“[Rapsodo data] hasn’t caused me to change it much. That’s more to tell me when I’m getting off of it a little more. It just basically tells me how to fix it, rather than me trying to figure out how to fix it. [Blue Jays pitching coaches] will show me the plots, and everything like that, but they don’t really tell me to [change anything]. Towards the end of my time in Tampa, they did want a little less vertical, to separate more from my fastball. That’s because it was starting to creep up; I wasn’t getting enough drop. Other than that, it’s been ‘keep doing what you’re doing.’”


Tayler Saucedo, Toronto Blue Jays

“I started learning [a one-seam sinker] in 2017, when I was in High-A. During a game, my pitching coach, Mark Riggins came up to me started talking about grips on fastballs. We were going through them, and he was like, ‘Have you ever held a one-seamer before? I was like, ‘What’s a one-seamer?’ He showed me, and said, ‘Why don’t you just split the seams here?’ I said, ‘OK.’ Then he said we were going to go ahead and throw it the next day. I said, ‘All right. Sounds good.’

Tayler Saucedo’s one-seam sinker grip.

“So we’re throwing it, and it’s really moving. He said I should throw it in a game, and I did, but I couldn’t even get it past home plate. I kept hitting grass, grass, grass, because it was diving too much. There was actually too much movement. So we were like, ‘All right, no more sinker,’ and I stopped throwing it [in that game].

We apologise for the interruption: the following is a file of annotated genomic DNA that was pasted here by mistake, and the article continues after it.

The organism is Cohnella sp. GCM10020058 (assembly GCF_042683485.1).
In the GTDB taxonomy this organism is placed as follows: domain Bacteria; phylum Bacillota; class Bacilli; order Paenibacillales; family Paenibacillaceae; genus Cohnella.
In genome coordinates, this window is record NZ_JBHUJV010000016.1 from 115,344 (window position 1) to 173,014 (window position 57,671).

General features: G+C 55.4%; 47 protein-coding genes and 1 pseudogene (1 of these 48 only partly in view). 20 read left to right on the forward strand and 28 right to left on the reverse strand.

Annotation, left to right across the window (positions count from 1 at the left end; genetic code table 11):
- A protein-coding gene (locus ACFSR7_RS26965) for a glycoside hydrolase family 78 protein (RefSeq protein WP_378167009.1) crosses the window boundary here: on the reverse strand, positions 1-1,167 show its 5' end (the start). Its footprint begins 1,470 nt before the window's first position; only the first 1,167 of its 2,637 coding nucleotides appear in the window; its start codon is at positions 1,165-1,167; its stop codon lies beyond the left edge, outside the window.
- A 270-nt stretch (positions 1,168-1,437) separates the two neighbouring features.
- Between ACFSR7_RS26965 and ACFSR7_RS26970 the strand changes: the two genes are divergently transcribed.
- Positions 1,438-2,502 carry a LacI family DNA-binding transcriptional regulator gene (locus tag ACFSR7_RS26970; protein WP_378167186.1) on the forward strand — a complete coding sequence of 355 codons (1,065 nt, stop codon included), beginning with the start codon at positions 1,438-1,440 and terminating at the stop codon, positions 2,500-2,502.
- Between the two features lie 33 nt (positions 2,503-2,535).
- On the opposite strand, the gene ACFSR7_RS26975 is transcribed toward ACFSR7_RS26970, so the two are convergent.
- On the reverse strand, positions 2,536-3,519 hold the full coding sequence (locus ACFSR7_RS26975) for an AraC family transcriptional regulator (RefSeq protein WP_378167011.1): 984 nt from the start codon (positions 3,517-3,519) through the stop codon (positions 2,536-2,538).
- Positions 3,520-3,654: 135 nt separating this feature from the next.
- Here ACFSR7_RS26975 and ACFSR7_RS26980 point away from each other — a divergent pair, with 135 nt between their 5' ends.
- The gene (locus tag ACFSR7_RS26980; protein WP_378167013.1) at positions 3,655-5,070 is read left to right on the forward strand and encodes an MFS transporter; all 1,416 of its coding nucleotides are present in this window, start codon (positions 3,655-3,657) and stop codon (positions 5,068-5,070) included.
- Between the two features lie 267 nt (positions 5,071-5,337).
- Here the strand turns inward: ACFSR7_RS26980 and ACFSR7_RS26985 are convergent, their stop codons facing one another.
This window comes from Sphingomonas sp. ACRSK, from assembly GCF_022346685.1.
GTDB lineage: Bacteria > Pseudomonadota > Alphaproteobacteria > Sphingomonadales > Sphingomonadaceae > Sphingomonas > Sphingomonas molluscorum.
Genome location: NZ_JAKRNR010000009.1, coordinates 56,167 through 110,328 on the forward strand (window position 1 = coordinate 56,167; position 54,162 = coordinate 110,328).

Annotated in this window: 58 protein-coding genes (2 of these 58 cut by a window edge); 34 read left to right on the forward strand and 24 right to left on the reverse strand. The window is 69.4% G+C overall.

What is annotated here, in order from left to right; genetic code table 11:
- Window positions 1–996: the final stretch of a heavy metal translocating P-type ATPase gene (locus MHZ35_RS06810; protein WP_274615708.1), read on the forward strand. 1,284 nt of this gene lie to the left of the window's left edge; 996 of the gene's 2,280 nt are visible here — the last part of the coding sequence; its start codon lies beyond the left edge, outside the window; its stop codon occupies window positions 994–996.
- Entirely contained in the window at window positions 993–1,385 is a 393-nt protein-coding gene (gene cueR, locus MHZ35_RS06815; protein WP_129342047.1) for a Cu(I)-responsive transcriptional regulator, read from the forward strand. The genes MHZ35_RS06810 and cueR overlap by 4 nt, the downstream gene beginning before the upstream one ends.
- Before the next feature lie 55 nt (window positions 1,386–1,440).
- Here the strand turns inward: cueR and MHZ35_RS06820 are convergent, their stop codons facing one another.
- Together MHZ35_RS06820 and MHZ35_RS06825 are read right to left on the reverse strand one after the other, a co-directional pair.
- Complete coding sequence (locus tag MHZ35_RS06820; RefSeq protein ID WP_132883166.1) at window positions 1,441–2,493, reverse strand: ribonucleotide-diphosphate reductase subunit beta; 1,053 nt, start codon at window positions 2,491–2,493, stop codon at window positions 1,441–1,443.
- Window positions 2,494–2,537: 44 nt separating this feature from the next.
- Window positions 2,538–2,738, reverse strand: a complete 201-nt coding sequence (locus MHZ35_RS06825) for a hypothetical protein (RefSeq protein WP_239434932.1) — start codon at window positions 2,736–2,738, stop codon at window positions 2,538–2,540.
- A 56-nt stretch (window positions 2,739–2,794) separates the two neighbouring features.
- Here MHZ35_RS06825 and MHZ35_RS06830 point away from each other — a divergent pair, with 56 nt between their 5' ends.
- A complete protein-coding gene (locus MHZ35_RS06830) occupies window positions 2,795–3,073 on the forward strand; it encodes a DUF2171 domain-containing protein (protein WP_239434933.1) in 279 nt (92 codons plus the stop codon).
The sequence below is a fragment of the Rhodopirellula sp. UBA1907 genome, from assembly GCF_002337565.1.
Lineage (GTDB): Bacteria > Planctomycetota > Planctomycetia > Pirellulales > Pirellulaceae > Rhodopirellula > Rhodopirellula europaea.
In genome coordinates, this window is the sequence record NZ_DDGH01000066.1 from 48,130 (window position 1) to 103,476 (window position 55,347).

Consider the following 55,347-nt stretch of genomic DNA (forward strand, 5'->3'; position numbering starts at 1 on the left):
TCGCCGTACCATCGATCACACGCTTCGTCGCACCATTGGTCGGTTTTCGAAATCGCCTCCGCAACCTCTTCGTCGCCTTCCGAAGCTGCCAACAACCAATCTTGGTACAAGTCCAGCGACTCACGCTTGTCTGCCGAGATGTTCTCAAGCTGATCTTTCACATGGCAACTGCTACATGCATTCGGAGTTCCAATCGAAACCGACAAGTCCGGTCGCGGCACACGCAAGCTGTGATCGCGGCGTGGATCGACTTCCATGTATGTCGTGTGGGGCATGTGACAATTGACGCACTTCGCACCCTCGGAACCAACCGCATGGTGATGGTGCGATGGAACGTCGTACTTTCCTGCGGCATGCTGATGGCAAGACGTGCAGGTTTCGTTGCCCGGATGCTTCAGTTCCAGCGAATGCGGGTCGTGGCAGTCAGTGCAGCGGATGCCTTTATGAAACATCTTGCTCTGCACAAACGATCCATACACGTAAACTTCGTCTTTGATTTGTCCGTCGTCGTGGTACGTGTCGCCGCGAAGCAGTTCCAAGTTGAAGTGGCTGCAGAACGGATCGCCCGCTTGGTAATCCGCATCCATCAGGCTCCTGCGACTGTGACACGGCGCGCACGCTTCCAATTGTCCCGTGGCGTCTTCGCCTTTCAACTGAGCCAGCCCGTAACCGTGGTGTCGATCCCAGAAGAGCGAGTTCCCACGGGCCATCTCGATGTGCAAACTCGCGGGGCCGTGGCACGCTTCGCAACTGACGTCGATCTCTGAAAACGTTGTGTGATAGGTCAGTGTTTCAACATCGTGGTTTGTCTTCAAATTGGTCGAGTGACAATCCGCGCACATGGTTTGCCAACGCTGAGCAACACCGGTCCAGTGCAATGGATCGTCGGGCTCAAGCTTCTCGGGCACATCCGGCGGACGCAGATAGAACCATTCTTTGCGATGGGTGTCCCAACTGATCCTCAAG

“Then we went out and threw a bullpen, but it was only halfway [between the mound and the plate]. He was like, ‘I want you to lightly toss it, and just focus on throwing it into the mitt.’ I was like, ‘OK, but from this close?’ He said, ‘Absolutely.’ After that, it just took off for me. It’s become one of my best pitches.

“There wasn’t really a rhyme or reason behind [trying a one-seam]. Riggins just wanted to try something new. That’s what he always does — he likes to try different things, random things — and it just ended up working. I was only throwing four-seams at the time. I’d tried a two-seam, but it hadn’t really moved for me. Again, when we tried the sinker, it was just diving.